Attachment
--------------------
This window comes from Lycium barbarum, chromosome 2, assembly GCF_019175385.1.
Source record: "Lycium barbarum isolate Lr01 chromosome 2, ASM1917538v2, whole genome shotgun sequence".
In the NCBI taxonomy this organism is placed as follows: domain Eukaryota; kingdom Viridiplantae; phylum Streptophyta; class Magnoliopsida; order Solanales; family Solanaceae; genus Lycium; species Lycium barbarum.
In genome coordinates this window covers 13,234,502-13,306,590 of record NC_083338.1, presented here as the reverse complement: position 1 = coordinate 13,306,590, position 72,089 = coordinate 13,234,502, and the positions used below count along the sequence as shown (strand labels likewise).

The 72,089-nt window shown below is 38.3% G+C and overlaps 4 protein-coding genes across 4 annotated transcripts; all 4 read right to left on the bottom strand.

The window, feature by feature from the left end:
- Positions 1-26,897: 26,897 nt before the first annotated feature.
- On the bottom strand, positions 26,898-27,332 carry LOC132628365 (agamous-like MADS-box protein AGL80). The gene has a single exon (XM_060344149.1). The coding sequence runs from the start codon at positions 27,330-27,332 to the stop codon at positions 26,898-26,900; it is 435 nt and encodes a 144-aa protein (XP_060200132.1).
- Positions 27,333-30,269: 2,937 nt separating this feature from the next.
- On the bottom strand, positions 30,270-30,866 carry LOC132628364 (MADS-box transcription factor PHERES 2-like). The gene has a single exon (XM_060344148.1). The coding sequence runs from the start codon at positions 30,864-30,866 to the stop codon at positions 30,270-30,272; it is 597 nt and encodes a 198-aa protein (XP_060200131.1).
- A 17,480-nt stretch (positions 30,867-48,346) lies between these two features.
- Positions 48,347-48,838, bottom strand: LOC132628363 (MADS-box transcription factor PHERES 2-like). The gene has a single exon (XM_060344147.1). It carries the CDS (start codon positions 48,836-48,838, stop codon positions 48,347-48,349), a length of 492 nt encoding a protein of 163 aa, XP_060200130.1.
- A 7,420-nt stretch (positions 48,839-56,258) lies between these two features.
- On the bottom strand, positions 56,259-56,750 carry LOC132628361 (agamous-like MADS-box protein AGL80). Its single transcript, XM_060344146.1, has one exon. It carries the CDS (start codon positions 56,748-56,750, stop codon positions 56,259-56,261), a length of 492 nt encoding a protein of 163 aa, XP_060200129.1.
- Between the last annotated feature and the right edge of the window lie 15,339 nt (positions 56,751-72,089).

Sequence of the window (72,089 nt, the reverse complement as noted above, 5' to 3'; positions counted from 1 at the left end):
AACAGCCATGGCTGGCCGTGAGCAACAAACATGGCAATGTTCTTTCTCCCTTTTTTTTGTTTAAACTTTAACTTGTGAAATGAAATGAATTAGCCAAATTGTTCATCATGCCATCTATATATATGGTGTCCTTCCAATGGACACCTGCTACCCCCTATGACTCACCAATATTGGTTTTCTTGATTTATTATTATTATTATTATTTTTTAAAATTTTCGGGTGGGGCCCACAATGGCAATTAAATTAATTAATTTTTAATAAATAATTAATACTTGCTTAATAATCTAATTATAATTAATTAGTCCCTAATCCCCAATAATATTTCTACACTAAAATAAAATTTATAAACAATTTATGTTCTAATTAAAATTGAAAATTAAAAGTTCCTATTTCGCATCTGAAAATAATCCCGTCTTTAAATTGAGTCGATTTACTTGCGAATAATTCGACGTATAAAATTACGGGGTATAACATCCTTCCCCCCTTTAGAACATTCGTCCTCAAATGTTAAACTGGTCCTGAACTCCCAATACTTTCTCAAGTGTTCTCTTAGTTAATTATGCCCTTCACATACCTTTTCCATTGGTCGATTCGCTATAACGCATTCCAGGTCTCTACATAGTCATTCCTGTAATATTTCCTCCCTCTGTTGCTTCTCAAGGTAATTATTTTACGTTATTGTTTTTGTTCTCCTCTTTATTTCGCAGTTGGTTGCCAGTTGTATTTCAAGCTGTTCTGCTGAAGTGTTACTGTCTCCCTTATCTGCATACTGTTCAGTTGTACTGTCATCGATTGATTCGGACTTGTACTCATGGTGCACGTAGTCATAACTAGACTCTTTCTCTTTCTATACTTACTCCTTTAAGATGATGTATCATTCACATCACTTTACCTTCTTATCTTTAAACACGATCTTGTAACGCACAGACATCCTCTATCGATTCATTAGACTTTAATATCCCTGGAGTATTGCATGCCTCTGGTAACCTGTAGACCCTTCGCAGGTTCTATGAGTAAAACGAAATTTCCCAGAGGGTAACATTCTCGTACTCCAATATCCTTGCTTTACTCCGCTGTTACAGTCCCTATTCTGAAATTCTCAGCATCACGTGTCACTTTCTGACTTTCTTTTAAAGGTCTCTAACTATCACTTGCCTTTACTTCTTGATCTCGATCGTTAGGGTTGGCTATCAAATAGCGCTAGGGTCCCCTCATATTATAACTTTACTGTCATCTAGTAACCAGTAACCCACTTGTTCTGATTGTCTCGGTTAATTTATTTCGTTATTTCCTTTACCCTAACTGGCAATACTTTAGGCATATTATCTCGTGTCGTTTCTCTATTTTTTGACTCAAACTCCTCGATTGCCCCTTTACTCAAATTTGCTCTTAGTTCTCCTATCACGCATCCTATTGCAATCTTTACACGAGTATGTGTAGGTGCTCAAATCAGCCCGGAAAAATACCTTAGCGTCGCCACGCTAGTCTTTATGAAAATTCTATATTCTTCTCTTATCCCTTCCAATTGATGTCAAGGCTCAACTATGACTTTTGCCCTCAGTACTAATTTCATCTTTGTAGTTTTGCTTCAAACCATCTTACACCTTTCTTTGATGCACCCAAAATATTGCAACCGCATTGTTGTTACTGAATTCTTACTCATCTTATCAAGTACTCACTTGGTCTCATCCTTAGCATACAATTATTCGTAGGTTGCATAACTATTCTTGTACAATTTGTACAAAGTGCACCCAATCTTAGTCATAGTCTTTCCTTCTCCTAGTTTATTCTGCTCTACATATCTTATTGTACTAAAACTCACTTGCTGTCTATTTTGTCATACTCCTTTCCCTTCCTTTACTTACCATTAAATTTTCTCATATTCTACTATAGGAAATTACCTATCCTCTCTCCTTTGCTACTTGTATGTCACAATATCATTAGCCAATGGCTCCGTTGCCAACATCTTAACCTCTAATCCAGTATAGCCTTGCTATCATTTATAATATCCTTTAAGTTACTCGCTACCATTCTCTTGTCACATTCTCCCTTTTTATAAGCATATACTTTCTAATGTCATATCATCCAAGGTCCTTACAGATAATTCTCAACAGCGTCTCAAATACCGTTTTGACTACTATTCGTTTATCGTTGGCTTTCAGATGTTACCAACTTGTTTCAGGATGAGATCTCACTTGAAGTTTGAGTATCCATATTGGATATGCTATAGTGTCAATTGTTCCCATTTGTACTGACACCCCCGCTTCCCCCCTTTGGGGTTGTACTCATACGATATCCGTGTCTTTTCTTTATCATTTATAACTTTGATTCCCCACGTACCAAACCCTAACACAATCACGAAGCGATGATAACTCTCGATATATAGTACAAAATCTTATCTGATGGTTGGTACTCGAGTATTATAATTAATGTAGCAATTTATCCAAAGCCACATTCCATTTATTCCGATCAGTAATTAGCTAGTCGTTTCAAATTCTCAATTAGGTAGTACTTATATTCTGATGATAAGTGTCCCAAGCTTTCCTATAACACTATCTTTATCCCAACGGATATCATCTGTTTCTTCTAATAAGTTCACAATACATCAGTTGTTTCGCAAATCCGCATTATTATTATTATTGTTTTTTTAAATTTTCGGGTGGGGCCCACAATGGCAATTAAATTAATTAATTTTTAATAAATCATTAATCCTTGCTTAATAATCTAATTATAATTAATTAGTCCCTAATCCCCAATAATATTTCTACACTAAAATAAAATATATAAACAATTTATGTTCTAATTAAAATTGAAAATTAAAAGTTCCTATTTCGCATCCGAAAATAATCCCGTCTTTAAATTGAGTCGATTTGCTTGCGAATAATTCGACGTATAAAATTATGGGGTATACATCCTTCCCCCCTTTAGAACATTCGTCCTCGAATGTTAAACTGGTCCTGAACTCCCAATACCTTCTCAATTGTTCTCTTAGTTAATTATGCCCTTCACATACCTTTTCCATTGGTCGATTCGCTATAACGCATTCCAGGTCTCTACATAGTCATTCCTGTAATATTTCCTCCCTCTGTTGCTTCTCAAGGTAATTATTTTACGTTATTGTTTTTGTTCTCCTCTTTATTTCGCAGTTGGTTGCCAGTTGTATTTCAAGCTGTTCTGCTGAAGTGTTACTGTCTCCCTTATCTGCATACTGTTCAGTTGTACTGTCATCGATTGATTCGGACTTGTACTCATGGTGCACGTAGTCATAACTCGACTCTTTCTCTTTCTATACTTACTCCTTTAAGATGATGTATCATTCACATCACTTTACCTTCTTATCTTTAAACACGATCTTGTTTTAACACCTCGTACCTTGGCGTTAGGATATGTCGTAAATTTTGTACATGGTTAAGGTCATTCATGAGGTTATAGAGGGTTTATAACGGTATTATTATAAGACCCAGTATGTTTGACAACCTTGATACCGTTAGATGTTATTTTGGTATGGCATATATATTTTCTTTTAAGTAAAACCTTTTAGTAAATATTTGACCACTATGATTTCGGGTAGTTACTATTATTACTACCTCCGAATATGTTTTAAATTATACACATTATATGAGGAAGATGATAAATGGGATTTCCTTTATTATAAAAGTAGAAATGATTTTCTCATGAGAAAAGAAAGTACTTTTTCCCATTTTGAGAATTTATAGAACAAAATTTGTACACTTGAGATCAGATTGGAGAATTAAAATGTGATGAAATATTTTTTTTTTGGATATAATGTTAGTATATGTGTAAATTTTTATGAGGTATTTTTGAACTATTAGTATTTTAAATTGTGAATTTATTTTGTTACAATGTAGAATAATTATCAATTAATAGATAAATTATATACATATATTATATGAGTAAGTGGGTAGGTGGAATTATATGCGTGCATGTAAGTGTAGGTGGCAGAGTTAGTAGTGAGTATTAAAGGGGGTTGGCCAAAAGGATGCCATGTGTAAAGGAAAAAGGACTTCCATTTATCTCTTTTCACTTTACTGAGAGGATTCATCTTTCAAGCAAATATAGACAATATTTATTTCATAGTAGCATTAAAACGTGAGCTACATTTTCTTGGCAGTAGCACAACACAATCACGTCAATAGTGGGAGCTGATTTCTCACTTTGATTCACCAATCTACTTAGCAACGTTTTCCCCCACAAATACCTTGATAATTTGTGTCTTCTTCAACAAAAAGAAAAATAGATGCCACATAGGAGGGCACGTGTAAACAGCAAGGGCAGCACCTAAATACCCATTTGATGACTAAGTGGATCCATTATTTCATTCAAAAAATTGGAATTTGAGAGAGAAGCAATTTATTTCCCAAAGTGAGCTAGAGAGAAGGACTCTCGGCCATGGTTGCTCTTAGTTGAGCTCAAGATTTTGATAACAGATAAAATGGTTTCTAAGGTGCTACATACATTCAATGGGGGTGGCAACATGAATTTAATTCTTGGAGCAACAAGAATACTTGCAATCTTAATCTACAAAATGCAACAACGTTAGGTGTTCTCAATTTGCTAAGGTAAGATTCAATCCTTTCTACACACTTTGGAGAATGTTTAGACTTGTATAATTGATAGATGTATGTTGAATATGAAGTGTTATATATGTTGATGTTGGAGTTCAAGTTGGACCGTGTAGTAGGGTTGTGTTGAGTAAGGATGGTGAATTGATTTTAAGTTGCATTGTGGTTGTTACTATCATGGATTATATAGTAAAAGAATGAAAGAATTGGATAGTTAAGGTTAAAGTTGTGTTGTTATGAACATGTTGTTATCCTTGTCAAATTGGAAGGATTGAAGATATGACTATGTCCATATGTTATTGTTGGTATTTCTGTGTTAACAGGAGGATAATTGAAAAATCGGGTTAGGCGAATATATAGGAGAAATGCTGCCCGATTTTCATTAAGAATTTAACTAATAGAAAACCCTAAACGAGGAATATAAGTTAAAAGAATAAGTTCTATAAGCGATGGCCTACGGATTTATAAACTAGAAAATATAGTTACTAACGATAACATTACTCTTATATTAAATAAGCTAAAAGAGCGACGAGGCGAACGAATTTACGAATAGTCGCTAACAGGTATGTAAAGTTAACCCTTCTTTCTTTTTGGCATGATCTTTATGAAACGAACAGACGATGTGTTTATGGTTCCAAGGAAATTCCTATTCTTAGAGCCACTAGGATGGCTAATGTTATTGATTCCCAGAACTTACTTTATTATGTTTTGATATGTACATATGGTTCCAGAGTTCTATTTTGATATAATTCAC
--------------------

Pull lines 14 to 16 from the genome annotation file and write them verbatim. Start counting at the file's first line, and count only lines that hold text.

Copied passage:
- On the bottom strand, positions 56,259-56,750 carry LOC132628361 (agamous-like MADS-box protein AGL80). Its single transcript, XM_060344146.1, has one exon. It carries the CDS (start codon positions 56,748-56,750, stop codon positions 56,259-56,261), a length of 492 nt encoding a protein of 163 aa, XP_060200129.1.
- Between the last annotated feature and the right edge of the window lie 15,339 nt (positions 56,751-72,089).

Sequence of the window (72,089 nt, the reverse complement as noted above, 5' to 3'; positions counted from 1 at the left end):